The magic of 1989: How Taylor Swift took over the music industry
Later this year, Taylor Swift will be releasing the re-recorded version of her undeniable smash hit album 1989. Of all of Swift’s albums, 1989 seems to be the one that truly defined her career and also made her a darling with the general public beyond her own fans, as well as the critics.
So, why exactly was 1989 such a hit in the mid-2010s?
To really show the impact 1989 had both on the music industry and Taylor Swift’s own career, it’s important to provide the context regarding its release.
At this point in her career, Taylor Swift was four albums deep and although she’d had several hits, and her most recent album Red was very commercially successful, she was technically still a country artist. Although Red had leaned somewhat into pop, it hadn’t committed to it. Red’s biggest criticism was that it wasn’t consistent enough, partially due to the fact it didn’t commit to either sound, and this is likely why it lost all of its nominations at the Grammys.
Swift herself said that after that loss, she felt determined to make a better album and 1989 pretty much came to her straight away.
Taylor Swift wanted 1989 to be a success. She was determined to write and release a sonically cohesive album, and she wanted it to be a smash hit. Too often music artists pretend success just stumbled upon them: this was not the case for 1989.
Taylor Swift wanted a fantastic and successful album, and the rest of this post will explain how she did achieved that.
Concept and cohesiveness of the album
One of the reasons why 1989 worked so well is because of the strong concept.
Swift’s music had gone from whimsical dreams of true love, to the gut-wrenching reality of heartbreak, but with 1989 came a new phase: the complex woman in the big city, being young and free and making mistakes and coming out the other side of it all okay.
Of course there are remnants of whimsical dreams of love and being the victim of a heartbreak, but there’s a clear mentality shift from dream to reality and from blunt victimhood to ‘Oh wait actually, maybe I was part of the problem too’.
The album also had a clear visual identity, with the marketing associating it with New York City and polaroids. To this day, I still associate both of those things with this album.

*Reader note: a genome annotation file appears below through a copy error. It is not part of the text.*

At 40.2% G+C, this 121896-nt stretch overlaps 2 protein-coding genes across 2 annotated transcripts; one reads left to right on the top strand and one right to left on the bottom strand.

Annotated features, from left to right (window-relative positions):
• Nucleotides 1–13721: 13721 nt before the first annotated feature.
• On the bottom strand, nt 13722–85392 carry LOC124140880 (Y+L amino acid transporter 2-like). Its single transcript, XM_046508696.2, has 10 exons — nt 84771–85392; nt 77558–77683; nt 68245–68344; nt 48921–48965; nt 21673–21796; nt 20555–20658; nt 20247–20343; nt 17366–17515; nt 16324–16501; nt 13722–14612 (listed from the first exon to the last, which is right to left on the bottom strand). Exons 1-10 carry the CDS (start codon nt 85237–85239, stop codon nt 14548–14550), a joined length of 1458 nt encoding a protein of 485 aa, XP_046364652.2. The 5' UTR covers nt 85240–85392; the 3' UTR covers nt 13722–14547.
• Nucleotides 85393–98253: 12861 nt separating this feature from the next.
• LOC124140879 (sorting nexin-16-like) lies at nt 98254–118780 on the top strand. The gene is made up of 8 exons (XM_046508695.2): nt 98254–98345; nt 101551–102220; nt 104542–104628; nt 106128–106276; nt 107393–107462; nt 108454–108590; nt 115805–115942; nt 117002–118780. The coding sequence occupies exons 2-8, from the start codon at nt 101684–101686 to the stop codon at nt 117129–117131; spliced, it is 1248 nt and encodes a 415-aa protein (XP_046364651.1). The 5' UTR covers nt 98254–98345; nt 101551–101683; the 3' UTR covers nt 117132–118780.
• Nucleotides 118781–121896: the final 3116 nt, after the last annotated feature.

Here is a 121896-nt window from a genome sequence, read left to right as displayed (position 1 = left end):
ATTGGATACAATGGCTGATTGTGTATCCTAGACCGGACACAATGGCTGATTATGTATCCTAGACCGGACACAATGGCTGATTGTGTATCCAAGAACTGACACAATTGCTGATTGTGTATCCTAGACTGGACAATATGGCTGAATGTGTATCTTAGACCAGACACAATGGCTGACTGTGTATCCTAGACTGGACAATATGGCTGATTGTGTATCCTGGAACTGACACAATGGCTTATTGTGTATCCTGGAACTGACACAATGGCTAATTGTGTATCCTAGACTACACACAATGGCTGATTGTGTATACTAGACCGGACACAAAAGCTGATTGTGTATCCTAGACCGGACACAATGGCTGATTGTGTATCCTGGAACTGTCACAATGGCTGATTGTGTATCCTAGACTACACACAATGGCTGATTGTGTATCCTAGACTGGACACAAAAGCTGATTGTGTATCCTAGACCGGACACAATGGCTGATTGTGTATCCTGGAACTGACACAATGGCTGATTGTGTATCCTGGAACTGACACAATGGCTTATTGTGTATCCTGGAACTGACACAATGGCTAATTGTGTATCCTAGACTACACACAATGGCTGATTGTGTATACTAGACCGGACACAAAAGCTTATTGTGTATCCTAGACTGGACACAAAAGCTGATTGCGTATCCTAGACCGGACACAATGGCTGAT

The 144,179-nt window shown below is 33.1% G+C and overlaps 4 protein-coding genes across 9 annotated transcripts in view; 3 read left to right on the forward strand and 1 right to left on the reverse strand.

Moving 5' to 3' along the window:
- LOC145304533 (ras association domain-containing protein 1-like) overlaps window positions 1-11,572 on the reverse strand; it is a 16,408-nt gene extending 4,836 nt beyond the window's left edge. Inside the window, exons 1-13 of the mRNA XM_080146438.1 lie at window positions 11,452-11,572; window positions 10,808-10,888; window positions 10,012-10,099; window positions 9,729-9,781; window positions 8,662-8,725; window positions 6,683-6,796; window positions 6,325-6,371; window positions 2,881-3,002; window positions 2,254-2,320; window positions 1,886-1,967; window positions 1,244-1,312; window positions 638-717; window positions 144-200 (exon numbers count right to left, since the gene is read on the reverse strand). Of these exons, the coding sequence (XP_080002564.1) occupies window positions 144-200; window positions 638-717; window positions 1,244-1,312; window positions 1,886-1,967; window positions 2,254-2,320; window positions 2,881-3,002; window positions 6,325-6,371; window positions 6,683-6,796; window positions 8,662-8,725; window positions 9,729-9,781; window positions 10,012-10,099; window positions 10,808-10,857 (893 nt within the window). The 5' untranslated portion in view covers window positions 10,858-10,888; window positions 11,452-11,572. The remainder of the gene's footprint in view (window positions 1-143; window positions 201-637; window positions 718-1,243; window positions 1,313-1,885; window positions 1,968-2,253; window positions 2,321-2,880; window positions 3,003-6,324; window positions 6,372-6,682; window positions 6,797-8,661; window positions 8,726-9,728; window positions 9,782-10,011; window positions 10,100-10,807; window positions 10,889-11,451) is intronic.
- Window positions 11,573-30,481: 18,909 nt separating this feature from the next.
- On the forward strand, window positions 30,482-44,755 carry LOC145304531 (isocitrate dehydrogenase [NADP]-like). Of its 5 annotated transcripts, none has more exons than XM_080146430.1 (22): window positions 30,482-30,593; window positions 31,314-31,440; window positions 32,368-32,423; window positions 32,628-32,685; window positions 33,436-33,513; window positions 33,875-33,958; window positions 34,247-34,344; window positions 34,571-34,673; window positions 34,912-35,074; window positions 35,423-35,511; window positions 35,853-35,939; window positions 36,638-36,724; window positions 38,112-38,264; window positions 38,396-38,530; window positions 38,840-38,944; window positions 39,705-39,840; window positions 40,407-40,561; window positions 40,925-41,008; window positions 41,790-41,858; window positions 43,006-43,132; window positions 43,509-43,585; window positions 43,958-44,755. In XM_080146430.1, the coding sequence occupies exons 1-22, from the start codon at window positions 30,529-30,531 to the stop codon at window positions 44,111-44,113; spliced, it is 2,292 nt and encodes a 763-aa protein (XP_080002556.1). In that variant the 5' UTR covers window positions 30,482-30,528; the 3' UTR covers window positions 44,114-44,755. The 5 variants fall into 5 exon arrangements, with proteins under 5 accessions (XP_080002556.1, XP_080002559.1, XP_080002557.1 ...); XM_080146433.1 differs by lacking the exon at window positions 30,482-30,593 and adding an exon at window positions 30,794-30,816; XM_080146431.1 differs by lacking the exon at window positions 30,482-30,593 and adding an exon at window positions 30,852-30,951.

This more mature and complex outlook on life, combined with its clear motifs, means that 1989 has an identity completely separate to the rest of her music before you even press play on any of the songs.
And then of course, the new consistent genre and production style match all of this when you finally do listen to the album.
Singles and music videos
If you’re a Taylor Swift fan, then you’ll know it’s a bit of a running joke about how she is not necessarily good at picking singles that represent the album.
However, this time it was different.
Although Shake It Off may not represent fully the sound of the album, it does represent the concept of the album. How she’s going through the struggles of being a famous 20 something in a big city navigating life and, well, shaking things off. It was a perfect choice of song to show a new pop-heavy swift that was fun, and also self aware.
Then, following on the theme of self-awareness, in comes Blank Space, which is a parody of the ‘serial dater’ reputation Swift had gained for herself at the time. It was a brilliant way to say that she’s no longer a target people can laugh at: she’s in on the joke, and she loves it, whilst also further showcasing the fantastic pop sound she was creating for the album.
Swift then released 5 further music videos during the 1989 era, most of them released after the album’s release. If there’s something Taylor Swift is good at, it’s consistent marketing after the album’s release to keep it in the charts and in people’s minds.
1989 was the era that Taylor Swift met Jack Antonoff and she has not let go of him since.
It’s clear that Jack, and then also Max Martin at the time, were a huge part of the change in Taylor’s sound.
First things first, the production on this album is absolutely fantastic, arguably the best production in her discography.
The production of 1989 combines sounds reminiscent of the 80s but combining it to be something fresh, and new, and most importantly: timeless.